Christopher Hampton's 1968 play about the poets Arthur Rimbaud and
Paul Verlaine was, at long last, brought to theatrical screens in October of 1995. The
film, directed by Agnieszka Holland ( Europa Europa, Olivier Olivier,
The Secret Garden) proved to do less than well in America, perhaps due to its content
as well as the rumored distribution problems with Fine Line Features.
The film, however, found a life of its own once released on video in the summer of 1996,
mainly riding on its star power. Leonardo DiCaprio, of What's Eating
Gilbert Grape, The Basketball Diaries and This Boy's Life fame, portrayed
Rimbaud, while David Thewlis of Mike Nichols' fabulous Manchester film Naked
played his lover, Verlaine. Much has been written about both actors' portrayal of the
poets, the majority of it negative.
Romane Bohringer, David Thewlis and Leonardo DiCaprio
Below, you will find several critical reviews collected from throughout the internet. I,
however, would suggest you check the film out yourself and come to your own conclusion.
While, yes, there are many things to find fault with, there is very little cause for the
type of negative articles that swamped this feature. It's worthy of a viewing, and it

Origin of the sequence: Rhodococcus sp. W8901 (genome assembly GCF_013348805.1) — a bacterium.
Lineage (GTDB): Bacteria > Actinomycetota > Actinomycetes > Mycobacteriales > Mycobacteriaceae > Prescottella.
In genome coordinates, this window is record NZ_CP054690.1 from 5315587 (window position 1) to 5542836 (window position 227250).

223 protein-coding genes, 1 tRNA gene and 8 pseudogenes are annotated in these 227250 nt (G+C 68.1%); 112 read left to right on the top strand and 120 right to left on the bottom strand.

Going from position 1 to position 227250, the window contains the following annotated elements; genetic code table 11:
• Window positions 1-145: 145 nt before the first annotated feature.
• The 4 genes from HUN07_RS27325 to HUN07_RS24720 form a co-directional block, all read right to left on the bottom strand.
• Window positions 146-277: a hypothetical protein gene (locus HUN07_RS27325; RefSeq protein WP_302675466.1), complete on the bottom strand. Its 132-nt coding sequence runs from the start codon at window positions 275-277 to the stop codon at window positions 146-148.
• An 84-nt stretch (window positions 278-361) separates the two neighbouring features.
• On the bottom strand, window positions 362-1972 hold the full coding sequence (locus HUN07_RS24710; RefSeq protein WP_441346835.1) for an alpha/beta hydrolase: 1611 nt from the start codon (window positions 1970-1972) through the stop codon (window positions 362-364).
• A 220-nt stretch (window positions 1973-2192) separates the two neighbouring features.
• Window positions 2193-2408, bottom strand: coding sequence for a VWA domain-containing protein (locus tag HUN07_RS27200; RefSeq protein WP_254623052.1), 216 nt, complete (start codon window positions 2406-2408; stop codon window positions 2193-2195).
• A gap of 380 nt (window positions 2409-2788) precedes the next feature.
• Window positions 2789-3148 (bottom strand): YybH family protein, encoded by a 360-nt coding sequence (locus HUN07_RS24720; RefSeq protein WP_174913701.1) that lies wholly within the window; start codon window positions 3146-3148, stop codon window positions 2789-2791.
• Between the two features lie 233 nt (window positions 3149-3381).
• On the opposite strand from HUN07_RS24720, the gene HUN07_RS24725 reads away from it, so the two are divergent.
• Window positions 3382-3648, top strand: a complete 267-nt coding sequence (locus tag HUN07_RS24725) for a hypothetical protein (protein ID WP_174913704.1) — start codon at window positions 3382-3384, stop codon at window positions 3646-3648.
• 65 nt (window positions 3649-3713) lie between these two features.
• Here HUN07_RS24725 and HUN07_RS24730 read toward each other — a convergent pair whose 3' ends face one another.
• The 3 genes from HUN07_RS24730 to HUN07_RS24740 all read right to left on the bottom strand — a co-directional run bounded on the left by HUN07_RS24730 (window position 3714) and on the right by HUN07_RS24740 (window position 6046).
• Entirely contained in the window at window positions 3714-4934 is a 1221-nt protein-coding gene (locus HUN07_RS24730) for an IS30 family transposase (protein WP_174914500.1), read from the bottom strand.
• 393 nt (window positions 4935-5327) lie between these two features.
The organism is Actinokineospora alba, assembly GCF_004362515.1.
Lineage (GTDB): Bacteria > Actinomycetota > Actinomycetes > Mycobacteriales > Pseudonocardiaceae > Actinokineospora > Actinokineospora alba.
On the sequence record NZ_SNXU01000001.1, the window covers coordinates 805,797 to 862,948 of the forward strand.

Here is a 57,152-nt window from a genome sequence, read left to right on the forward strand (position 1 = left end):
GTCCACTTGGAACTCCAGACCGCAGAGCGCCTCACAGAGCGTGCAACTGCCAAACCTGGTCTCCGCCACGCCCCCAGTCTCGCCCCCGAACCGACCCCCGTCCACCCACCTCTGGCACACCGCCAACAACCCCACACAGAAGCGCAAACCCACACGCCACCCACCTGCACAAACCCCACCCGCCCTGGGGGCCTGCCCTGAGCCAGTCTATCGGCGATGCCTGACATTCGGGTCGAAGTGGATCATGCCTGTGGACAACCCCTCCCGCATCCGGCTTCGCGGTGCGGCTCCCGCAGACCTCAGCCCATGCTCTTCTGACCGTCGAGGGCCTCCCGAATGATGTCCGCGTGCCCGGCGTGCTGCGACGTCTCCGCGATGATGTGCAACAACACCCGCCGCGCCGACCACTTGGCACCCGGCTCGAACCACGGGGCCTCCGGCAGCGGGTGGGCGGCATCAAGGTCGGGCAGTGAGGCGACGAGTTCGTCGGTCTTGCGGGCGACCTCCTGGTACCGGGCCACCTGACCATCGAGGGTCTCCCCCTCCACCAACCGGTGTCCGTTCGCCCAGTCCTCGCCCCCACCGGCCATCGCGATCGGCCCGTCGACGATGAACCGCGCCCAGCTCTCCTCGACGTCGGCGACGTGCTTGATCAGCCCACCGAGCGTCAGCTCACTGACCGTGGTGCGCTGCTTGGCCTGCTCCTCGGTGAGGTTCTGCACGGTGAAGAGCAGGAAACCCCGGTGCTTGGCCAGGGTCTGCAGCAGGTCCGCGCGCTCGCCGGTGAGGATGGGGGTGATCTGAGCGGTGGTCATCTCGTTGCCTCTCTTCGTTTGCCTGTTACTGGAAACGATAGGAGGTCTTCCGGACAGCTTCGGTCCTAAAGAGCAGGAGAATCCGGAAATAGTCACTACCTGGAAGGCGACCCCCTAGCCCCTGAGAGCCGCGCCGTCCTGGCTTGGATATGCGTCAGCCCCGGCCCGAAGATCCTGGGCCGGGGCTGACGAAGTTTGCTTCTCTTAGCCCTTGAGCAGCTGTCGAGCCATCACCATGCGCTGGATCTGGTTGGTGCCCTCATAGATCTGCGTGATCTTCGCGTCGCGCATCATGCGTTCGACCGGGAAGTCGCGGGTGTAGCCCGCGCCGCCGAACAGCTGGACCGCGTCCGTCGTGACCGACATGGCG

holds rather close to historical truths. As with any film based on something that many
hold sacred, it is virtually impossible for a director or writer (Hampton wrote the
screenplay as well) to capture the entire life of a person within a 120 minute time frame
and not omit some details. It was Holland's (and Hampton's) intent to focus on the
relationship between the two poets, which, naturally, left out a substantial amount of
Rimbaud's literary works and endeavours.
If you're looking for a "historical" film, this may not prove to be your cup of
tea. If you're looking for a tragedy, a love story or entertainment, Total Eclipse
delivers this as best it could.
Perhaps the most notable aspect of this entire project was the amazing score by Jan A. P.
Kaczmarek --- this disc is highly recommended.
|A scene from the Total Eclipse
script by Christopher Hampton:
MATHILDE lies in her brass double bed next to VERLAINE, in his
nightgown, who is reading from a sheaf of manuscript poems written in a clear, bold hand.
What he's reading at the moment, in fact, is Bateau Ivre.
|Listen to this: "Sometimes I've seen what
people think they've seen."
|He's not how I imagined him.
|"I've wept too many tears. Heartbreaking
dawns. Each sun is a gall, each moon is misery . . ."
|I prefer your poems. I don't really understand that
kind of thing.
|No. No, this is something new.
Film Reviews & Critiques
New York Times Review
Review by Stan Schwartz
Scott Renshaw's Screening Room
Chicago Sun-Times (Roger Ebert)
Film.com (Tom Keogh)
Film.com (John Teegarden)
Film.com (Bruce Reid)
Washington Post (Hal Hinson)
Washington Post (Desson Howe)
Scouts (Henri Béhar)
Los Angeles Times
City Paper (Cindy Fuchs)
Urban Cinefile (Australia)
Detroit News (Susan Stark)
Men on Film
Chronicle (Marjorie Baumgarten)
The Sacramento Bee (Joe Baltake)
San Francisco Chronicle
San Francisco Examiner